At the end of October, one could almost gather that a some modest relief was returning to the financial markets as the ugly but much anticipated US midterm election drew near and uncertainty over its outcome would be no more. As it turned out, election day generally went as predicted by political pundits – that Democrats would take back the house, but Republicans could hold their majority in the Senate. The fracture of Republican control renews what is often referred to as political gridlock. Citizens will often complain about gridlock or political dysfunction, but investors see it more favorably because the probability of significant policy changes are perceived lower when political parties are at odds with each other. In this day, it also mostly removes the possibility of Democrats pursuing impeachment of Trump or a wholesale rollback of policies implemented during his first two years (which would not in any way be market friendly). On the split-power result, US equities enjoyed a strong start to the week and post-election bounce on Wednesday. That bounce, which led some to cheer that a hoped-for 4Q rally might now get underway, were cooled Thursday and Friday as the Federal reserve reiterated its intent to continue raising interest rates. Still, the strength by markets early in the week was enough to help the S&P500 conclude firmly in positive territory for the week with an advance of +2.2% on the S&P500.
From a fundamentals perspective, there remains much to be “thankful” for as we approach that namesake time of the year. Corporate earnings continue to come in with undeniable strength, but are sprinkled with some more tempered forward guidance. The US economy also still appears to be growing on a nominal basis in mid- to high-single-digits. Unemployment and wage growth figures showcase strength and interest rates are still not at a level where they should create issue for consumers or businesses or hinder spending. Oil prices have also retreated meaningfully in recent weeks, which is helpful from a consumer confidence perspective… but some fear the decline and with other input commodities holds a more threatening message about where the pace of the economy might be headed. Optimism over easing trade hostility between the US and China seems to be quickly fleeting as doubts again rise that anything meaningful will occur quickly. “Second-derivative” or “peak growth” concerns (the notion that the US economy is so strong that it can only slow from here) are not going away anytime soon, but at the same time are not enough for the Fed to abandon its communicated preferences… yet. Slower growth, with a Fed that seemingly remains committed to tightening, admittedly increases the risks of a policy mistake “breaking” the economy and ending this already long expansion cycle. So while the US economy can arguably tolerate higher interest rates than current, investors appear unwilling to test it.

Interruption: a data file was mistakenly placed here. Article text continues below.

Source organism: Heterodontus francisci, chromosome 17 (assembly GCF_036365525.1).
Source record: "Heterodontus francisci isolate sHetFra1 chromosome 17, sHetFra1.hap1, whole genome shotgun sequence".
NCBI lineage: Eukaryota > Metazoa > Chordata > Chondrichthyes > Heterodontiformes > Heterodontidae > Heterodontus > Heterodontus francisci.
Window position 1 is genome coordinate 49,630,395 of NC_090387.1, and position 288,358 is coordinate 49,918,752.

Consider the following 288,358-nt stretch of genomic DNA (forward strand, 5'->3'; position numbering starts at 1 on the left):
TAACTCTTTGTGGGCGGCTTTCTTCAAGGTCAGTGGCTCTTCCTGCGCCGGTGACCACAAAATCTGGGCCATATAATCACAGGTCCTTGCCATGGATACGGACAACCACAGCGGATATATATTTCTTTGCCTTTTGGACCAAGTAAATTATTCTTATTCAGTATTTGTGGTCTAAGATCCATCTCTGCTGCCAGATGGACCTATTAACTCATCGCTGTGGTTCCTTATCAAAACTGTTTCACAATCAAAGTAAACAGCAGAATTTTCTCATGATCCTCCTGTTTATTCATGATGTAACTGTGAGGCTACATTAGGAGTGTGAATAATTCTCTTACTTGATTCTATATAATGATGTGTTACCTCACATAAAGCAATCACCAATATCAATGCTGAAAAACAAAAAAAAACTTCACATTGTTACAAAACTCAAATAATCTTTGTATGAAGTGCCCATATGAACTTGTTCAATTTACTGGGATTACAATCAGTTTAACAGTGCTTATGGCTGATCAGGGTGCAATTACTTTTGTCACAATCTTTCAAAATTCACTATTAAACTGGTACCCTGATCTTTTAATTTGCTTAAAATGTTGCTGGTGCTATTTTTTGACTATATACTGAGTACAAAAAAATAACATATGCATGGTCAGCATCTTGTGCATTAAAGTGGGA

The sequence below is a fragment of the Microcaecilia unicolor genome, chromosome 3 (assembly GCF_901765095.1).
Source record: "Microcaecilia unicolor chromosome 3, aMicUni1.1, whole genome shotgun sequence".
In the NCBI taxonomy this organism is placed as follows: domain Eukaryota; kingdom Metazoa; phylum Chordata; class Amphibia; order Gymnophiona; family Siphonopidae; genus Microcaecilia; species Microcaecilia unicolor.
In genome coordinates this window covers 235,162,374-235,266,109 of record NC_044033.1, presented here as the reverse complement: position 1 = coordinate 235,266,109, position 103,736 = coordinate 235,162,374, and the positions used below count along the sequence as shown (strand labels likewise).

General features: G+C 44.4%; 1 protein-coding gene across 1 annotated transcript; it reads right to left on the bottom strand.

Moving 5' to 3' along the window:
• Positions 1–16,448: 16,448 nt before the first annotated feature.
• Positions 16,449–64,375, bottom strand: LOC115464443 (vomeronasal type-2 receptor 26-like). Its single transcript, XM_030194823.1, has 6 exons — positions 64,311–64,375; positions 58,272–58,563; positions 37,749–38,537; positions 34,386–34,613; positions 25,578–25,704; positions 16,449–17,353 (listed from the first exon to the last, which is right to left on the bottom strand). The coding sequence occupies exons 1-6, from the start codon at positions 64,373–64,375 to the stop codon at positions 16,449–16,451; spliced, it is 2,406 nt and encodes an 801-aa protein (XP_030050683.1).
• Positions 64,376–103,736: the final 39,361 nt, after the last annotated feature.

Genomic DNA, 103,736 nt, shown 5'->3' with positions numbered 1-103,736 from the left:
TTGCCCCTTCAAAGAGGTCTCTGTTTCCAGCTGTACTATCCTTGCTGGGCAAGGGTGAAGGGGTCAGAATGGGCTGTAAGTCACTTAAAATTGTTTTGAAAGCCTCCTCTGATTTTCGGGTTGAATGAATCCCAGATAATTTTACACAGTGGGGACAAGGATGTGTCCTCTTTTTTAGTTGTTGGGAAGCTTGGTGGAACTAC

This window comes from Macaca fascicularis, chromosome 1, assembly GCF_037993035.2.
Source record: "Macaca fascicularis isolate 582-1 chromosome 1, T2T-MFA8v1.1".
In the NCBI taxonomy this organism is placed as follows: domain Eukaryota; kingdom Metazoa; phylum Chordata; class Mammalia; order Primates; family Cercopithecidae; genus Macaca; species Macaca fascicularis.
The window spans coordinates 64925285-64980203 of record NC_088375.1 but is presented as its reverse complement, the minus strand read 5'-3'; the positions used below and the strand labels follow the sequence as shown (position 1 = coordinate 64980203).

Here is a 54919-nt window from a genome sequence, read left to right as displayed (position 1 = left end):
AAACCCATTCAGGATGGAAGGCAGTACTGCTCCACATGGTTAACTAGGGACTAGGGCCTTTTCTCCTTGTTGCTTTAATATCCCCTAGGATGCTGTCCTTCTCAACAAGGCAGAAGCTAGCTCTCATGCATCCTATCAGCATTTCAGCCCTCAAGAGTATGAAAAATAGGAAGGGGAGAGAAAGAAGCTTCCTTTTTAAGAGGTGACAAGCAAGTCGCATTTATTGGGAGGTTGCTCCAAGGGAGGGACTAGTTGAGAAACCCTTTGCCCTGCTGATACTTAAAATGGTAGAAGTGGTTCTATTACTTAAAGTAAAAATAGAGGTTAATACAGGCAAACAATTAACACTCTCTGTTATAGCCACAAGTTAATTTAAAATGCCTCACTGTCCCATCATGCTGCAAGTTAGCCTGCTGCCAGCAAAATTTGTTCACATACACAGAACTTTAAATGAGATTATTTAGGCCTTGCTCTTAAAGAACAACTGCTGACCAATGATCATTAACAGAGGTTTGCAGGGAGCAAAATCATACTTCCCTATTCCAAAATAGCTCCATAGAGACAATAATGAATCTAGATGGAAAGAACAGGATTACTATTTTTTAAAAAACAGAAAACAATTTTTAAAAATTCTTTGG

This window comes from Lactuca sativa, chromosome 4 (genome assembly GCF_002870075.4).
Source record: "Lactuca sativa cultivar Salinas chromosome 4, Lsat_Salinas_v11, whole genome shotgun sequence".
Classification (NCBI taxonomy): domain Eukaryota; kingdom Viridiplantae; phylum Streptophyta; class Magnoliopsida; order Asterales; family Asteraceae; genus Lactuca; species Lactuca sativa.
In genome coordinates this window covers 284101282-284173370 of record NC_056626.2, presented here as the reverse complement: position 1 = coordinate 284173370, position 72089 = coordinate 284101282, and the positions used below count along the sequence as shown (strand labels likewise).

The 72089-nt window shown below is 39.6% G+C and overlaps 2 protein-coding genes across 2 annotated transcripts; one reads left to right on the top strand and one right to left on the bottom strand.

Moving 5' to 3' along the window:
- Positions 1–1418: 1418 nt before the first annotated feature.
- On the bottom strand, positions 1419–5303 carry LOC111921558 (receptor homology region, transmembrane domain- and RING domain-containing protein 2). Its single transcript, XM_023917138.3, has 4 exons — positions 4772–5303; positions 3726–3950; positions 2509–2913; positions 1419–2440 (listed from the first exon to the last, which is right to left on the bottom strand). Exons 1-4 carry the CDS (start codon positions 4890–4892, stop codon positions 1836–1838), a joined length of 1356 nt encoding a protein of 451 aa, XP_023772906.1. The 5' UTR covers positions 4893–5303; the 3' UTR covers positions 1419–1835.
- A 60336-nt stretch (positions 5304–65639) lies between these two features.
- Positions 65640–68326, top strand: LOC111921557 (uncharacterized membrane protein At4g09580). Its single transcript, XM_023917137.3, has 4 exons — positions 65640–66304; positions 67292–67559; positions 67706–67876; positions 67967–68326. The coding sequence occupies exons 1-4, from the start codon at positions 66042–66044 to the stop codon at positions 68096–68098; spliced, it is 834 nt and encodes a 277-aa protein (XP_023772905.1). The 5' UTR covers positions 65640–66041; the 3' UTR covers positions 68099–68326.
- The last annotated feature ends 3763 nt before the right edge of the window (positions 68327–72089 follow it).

Since the start of 4Q, the global news flow has turned decidedly more pessimistic. Bears seem to still have the upper hand following the relentless slide in October. From a contrarian perspective, the lack of euphoria and fear suggests the cycle has more fuel still in the tank. But domestic and foreign markets continue to be shaken by rising inflation, trade spats, a moderating Chinese economy, emerging market volatility, decelerating US GDP growth, a European soft patch, and a still “hawkish” Fed. We find ourselves in the camp believing that time remains for the current expansion, but it would be naïve to expect that midterm elections in the rearview mirror suddenly removes all the bricks available for masons constructing the wall of worry. Last week we published our commentary for November; we feel it does a nice job capturing the thrust of what the markets are wrestling with while at the same time offering a powerful historical backdrop that is hard to ignore.